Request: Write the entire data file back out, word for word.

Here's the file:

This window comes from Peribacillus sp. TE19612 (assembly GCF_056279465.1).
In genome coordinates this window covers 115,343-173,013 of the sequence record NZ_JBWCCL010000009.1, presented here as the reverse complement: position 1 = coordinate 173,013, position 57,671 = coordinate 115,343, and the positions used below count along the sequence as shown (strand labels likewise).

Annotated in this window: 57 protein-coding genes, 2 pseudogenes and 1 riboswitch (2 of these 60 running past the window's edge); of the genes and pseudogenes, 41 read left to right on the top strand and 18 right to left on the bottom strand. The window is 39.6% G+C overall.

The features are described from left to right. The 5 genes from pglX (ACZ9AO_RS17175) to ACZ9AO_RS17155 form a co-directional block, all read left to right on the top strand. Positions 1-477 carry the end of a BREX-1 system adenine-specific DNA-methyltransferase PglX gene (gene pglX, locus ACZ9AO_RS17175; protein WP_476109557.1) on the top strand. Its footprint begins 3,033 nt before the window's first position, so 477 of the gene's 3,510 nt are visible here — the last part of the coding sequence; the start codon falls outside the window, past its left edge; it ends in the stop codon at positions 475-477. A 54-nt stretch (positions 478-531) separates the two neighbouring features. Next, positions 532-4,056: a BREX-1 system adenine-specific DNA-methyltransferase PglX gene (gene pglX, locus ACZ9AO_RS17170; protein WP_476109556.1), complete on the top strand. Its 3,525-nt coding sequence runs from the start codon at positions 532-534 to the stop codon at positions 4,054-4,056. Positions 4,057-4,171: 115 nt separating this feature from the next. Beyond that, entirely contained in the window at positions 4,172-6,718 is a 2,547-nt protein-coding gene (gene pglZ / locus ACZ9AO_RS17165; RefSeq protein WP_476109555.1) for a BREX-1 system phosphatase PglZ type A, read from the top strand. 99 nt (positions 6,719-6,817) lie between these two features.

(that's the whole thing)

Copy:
This window comes from Peribacillus sp. TE19612 (assembly GCF_056279465.1).
In genome coordinates this window covers 115,343-173,013 of the sequence record NZ_JBWCCL010000009.1, presented here as the reverse complement: position 1 = coordinate 173,013, position 57,671 = coordinate 115,343, and the positions used below count along the sequence as shown (strand labels likewise).

Annotated in this window: 57 protein-coding genes, 2 pseudogenes and 1 riboswitch (2 of these 60 running past the window's edge); of the genes and pseudogenes, 41 read left to right on the top strand and 18 right to left on the bottom strand. The window is 39.6% G+C overall.

The features are described from left to right. The 5 genes from pglX (ACZ9AO_RS17175) to ACZ9AO_RS17155 form a co-directional block, all read left to right on the top strand. Positions 1-477 carry the end of a BREX-1 system adenine-specific DNA-methyltransferase PglX gene (gene pglX, locus ACZ9AO_RS17175; protein WP_476109557.1) on the top strand. Its footprint begins 3,033 nt before the window's first position, so 477 of the gene's 3,510 nt are visible here — the last part of the coding sequence; the start codon falls outside the window, past its left edge; it ends in the stop codon at positions 475-477. A 54-nt stretch (positions 478-531) separates the two neighbouring features. Next, positions 532-4,056: a BREX-1 system adenine-specific DNA-methyltransferase PglX gene (gene pglX, locus ACZ9AO_RS17170; protein WP_476109556.1), complete on the top strand. Its 3,525-nt coding sequence runs from the start codon at positions 532-534 to the stop codon at positions 4,054-4,056. Positions 4,057-4,171: 115 nt separating this feature from the next. Beyond that, entirely contained in the window at positions 4,172-6,718 is a 2,547-nt protein-coding gene (gene pglZ / locus ACZ9AO_RS17165; RefSeq protein WP_476109555.1) for a BREX-1 system phosphatase PglZ type A, read from the top strand. 99 nt (positions 6,719-6,817) lie between these two features.